By Scott Malone
BOSTON (Reuters) - A veteran Cigna Corp manager sued the U.S. health insurer on Thursday, saying it unfairly blocks female employees from promotions and higher-paying jobs.
The lawsuit, filed in U.S. District Court in Boston, seeks $100 million in damages and asks for class-action status.
Bretta Karp, a 14-year-veteran of Cigna, charged in court papers the company last year denied her a promotion because she "came across as too aggressive" in an interview and went on to take away her largest territories after she complained.
The suit contends the Philadelphia-based company uses its employee-evaluation systems to block female workers from advancing into higher-paid positions by forcing their rankings into a bell curve.
"In effect, Cigna bars female employees from better and higher-paying positions which have traditionally been held by male employees," the lawsuit contends.
It charges the company with violating the U.S. Civil Rights Act, as well as Massachusetts laws banning gender discrimination.
The company said it would fight the claims.
"We are committed to diversity and equal opportunity; our workplace policies expressly prohibit discrimination in any form and we intend to fully defend against the complaint," spokeswoman Gloria Barone Rosario said in an e-mail.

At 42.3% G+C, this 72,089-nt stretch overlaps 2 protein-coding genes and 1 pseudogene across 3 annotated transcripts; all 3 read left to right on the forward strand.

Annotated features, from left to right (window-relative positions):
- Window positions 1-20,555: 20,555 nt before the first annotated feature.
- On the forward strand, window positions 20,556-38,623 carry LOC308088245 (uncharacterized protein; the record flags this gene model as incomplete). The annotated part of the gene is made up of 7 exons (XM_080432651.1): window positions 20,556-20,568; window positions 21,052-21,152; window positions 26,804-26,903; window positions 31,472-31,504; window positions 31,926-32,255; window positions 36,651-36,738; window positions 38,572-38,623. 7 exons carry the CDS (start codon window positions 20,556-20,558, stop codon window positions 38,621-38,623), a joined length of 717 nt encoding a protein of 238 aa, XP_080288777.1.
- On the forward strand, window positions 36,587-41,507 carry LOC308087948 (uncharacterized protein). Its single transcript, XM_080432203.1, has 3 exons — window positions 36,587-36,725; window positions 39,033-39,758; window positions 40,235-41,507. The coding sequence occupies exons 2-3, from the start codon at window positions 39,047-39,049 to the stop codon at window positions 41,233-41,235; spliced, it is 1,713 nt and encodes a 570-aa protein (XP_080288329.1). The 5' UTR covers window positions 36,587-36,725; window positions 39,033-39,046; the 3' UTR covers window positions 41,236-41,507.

The Washington law firm representing Karp, Sanford Wittels & Heisler, won a gender discrimination case last year against drugmaker Novartis AG. The Swiss company paid $175 million to settle that case after a jury awarded $250 million in damages.
The firm brought a similar lawsuit against Toshiba Corp in January.
GENDER GAP PERSISTS IN U.S.
The suits reflect a culture where Americans for decades have discussed the problem of gender discrimination in the workplace without making much progress in solving it, said Karp's attorney, David Sanford.
U.S. women are paid about 75 percent of what their male peers earn, according to a White House report released on Tuesday, which cited 2009 data.
"They are all too familiar examples of a much deeper systemic problem in society," Sanford said of the recent lawsuits. "I don't think we've made a lot of progress over the years in closing that gap."
Cigna shares were up 2 percent at $43.39 amid a broad rally in U.S. stocks.
The case is Karp v. Cigna Healthcare, U.S. District Court, District of Massachusetts, No. 11-10361.
(Reporting by Scott Malone; editing by Andre Grenon)